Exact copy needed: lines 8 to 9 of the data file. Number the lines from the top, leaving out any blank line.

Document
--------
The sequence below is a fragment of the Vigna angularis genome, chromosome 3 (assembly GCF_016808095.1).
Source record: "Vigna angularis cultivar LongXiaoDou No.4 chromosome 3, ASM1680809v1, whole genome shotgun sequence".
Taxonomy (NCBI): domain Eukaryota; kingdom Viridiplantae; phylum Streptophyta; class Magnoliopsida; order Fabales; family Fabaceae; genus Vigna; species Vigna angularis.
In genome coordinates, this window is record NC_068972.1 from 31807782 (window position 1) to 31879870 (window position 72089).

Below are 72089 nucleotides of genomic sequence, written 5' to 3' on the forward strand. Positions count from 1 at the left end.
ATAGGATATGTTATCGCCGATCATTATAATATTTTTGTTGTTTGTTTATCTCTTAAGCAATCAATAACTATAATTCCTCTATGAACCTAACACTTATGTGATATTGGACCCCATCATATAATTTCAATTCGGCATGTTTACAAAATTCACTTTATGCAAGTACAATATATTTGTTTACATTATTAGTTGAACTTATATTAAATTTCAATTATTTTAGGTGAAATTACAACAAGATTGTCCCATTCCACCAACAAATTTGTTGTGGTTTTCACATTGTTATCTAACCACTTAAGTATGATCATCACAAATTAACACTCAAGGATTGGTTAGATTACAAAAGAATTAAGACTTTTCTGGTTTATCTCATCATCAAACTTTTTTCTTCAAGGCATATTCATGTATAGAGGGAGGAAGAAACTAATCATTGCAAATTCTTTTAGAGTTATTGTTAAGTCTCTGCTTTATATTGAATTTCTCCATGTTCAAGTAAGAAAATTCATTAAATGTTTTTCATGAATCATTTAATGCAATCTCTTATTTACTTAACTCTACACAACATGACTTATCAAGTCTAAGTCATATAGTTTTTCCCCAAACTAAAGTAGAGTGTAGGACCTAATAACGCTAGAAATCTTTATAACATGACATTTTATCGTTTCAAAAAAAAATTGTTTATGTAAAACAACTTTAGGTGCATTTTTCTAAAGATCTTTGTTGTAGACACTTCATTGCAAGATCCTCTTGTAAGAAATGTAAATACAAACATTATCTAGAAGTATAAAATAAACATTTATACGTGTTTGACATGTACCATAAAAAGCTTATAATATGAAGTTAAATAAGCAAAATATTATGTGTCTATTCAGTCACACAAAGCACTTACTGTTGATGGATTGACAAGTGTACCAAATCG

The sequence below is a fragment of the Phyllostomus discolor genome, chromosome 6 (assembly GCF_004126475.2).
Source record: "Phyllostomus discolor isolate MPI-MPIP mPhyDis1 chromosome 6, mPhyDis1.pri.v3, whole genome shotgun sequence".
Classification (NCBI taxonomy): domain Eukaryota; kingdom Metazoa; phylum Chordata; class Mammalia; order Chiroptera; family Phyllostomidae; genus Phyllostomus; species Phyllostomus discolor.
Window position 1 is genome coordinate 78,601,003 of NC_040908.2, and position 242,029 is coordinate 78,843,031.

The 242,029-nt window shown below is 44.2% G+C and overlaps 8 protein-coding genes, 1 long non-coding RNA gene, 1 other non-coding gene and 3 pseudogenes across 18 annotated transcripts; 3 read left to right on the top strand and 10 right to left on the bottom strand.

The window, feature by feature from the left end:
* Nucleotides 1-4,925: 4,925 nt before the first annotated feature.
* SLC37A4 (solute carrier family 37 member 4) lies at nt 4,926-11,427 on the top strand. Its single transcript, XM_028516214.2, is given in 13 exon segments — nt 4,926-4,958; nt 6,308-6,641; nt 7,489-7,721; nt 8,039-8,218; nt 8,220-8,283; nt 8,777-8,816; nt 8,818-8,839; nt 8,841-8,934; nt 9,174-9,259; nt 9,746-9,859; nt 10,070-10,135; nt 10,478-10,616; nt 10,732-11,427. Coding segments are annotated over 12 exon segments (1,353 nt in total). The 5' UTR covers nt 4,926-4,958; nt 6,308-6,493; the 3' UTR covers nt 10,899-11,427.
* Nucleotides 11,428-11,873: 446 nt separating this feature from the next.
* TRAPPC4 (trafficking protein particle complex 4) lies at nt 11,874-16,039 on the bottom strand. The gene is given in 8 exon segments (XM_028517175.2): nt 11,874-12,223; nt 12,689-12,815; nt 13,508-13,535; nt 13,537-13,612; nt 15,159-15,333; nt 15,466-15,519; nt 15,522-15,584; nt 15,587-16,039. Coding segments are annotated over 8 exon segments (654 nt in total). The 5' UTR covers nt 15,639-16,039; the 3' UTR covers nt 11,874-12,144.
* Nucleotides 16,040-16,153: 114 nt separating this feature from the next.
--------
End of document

Source record: "Phyllostomus discolor isolate MPI-MPIP mPhyDis1 chromosome 6, mPhyDis1.pri.v3, whole genome shotgun sequence".
Classification (NCBI taxonomy): domain Eukaryota; kingdom Metazoa; phylum Chordata; class Mammalia; order Chiroptera; family Phyllostomidae; genus Phyllostomus; species Phyllostomus discolor.